Over the past half century, America has moved from a culture of self-effacement to a culture of self-expression: think Twitter, Instagram, Tumblr, etc. A TIME magazine cover once called out the "Me, Me, Me Generation" and the ways today's culture and technologies feed a present narcissism. But even with this apparent rise of self-love, there's also an institutional bent in Millennials that wasn't there in Gen X. So is it "me" or "we"? No matter the answer, it's time to rediscover the power of humility.
What does it mean to think well about singleness? It's easy for the church to make marriage into an idol, but our single friends have much to offer and are a vital part of the conversation. Listen in as Annie F. Downs shares about her experience and how she's striving for fulfillment in singleness, whatever the outcome.
Each year at Q, we partner with Praxis Labs to hear from some of the best up-and-comping visionaries. These people want to present their big idea to the room and our hope is that they will change the world with their incredible ideas. Listen in as Gabe Lyons introduces a few Praxis talks from Q Conferences past and consider joining us this year at #Q2017 by visiting www.qideas.org2017
Q Founder and President Gabe Lyons sits down for a conversation with James K.A. Smith about his upcoming book, "You Are What You Love." What does it mean to view our world holistically and how can Christians reclaim some lost practices?
What if you found your life's work when you were middle-aged? In this episode, we get the chance to listen to a compelling talk by Shauna Niequest as she explores her mother's journey into calling.
What does it mean to really invest in a city? How can we be better influences in our communities? This week, we're listening to a talk by Wayne Gordon in Chicago and another by Chris Horst in Denver as they explain how they see God moving in their cities.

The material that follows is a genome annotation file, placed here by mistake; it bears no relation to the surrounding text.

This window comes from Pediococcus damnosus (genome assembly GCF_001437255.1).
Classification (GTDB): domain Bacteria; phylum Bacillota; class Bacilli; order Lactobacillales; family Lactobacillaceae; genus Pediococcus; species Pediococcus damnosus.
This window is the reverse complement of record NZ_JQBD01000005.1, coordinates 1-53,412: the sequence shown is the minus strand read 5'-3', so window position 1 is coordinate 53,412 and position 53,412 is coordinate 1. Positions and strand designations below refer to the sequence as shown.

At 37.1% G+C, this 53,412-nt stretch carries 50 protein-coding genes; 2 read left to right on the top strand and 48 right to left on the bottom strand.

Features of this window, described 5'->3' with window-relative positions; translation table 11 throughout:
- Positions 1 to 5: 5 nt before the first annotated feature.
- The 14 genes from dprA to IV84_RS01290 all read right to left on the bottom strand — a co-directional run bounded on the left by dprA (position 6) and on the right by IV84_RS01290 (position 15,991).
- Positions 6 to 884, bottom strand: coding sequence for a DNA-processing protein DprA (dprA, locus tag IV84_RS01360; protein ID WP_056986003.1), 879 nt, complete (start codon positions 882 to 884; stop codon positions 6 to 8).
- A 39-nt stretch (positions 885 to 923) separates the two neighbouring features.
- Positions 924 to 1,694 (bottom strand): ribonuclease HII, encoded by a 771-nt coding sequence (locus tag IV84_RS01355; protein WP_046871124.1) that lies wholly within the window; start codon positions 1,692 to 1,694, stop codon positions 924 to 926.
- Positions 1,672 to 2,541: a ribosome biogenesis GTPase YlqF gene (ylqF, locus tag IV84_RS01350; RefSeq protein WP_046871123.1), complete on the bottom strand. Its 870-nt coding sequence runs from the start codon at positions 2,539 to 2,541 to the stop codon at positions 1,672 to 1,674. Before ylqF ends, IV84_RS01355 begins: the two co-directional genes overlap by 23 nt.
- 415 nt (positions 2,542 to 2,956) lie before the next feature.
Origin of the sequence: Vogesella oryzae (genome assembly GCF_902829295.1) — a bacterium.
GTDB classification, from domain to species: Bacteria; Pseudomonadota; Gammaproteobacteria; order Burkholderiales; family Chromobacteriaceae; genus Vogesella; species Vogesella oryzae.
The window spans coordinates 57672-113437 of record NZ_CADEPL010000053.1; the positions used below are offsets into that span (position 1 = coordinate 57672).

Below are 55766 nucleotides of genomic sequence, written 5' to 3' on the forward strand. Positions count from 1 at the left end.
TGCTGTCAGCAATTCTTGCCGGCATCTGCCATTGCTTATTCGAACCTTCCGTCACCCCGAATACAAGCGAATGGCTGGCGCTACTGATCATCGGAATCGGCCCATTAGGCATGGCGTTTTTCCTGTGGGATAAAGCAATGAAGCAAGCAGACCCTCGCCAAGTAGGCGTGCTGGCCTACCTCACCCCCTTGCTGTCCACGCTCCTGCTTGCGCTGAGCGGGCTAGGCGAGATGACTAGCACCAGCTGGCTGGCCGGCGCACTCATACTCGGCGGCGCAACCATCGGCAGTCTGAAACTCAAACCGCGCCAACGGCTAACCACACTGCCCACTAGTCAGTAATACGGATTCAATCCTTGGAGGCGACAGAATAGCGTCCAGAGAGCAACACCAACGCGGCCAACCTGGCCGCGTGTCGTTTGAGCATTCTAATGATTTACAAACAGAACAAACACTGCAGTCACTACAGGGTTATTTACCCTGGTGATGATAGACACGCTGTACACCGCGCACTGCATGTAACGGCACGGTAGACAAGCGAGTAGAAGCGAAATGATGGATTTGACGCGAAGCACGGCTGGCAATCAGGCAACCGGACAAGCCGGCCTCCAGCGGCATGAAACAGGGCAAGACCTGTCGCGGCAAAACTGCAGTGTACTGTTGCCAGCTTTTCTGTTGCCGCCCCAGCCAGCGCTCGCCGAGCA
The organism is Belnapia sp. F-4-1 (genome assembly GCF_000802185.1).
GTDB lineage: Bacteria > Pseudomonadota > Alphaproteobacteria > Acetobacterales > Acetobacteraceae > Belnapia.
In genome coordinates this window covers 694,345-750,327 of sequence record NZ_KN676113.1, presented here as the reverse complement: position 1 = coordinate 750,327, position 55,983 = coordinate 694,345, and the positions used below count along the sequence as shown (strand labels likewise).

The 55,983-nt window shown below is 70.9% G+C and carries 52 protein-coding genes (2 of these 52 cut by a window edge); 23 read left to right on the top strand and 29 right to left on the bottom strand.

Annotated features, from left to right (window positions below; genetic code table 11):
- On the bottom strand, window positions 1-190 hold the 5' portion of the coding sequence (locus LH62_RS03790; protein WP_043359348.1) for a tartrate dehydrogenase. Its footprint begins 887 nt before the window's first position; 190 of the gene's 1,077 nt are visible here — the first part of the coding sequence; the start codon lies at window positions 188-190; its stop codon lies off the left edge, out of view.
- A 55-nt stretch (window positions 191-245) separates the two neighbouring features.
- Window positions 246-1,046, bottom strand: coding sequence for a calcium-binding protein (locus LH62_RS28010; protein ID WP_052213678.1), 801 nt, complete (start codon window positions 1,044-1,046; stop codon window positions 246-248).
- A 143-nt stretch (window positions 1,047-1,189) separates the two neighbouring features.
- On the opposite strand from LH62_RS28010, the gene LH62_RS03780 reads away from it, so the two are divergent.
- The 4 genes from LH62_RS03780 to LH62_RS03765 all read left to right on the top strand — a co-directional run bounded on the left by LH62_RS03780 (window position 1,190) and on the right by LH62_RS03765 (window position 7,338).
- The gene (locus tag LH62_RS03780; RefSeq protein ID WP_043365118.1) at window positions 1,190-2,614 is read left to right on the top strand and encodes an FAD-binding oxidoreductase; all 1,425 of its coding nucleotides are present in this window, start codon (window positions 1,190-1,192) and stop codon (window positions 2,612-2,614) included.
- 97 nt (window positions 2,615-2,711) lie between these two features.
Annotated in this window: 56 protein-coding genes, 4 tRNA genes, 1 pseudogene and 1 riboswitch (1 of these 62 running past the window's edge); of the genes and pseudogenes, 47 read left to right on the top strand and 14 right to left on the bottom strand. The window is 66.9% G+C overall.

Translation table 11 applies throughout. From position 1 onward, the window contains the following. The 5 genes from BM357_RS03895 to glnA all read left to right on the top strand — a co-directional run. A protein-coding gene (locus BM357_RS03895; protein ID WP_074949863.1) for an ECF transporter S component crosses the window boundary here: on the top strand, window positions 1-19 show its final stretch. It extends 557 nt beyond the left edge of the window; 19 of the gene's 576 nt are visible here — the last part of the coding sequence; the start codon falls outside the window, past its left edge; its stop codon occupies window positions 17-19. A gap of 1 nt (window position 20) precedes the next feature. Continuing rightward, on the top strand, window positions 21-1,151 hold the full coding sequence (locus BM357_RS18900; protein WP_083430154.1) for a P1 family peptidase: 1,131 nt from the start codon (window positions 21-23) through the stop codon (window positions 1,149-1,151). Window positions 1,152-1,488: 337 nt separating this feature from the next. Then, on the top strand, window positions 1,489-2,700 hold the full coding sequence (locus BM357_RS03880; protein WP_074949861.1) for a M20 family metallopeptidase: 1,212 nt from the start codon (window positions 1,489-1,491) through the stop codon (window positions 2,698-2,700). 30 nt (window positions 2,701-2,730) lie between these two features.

Join us as we sit down with Rebekah Lyons, Q Co-Founder and author of "You Are Free: Be Who You Already Are." She talk about calling and how her life has been shaped by paying attention to where her "burden and talents collide."
What does it mean to live in a pluralistic society? How can we engage with those who do not believe the same things we do? The religious climate of the world we live in diverse, so we sat down with Miroslav Volf to hear about what it means to live alongside others well.
A generation passionate about authentic faith has given rise to a new golden age of Christian optimism and social activism. But as a dizzying number of organizations call for our attention and engagement, Christians are beginning to see the pitfalls that dot this landscape: slacktivism, cause faddishness, empathy fatigue, burnout and cynicism. Tyler Wigg-Stevenson argues to do activism well means carrying with us the awareness that our activism cannot fix everything—it cannot erase a broken past, even as it imagines a better future.
We are in danger of losing a new generation to the numbing agents of electronics. Dr. Kara Powell, executive director of Fuller Youth Institute, wonders what it means to raise children in a digital age. She argues that stewardship of technology doesn't start with kids; it starts with parents. If parents are addicted to technology and are not fully present as a result, that's the posture children will mimic.
In a nation in which the church was once a dominant and unifying mainstay in America life, what does it look like to be the minority?
How Christians think of politics, how we relate the machinations of politics to the promises of God and reality of the gospel, will determine how we respond to the challenges and opportunities that lie ahead. Listen in as Michael Wear discusses his new book, "Reclaiming Hope" and what it means to think well about politics as a person of Faith.
How can Christians approach conversations about transgender identity? Q President Gabe Lyons sits down with Melinda Selmys, who lives with gender dysphoria, and Dr. Mark Yarhouse, a professor of psychology at Regent University to answer questions about this important topic.
We're in the middle of the largest refugee crisis since World War II, and it's easy to feel overwhelmed by what is happening all over the world. As we consider how we can respond both in action and in awareness, we hope you're encouraged by these two conversations with Richard Stearns of World Vision and Jeremy Courtney of Preemptive Love Coalition.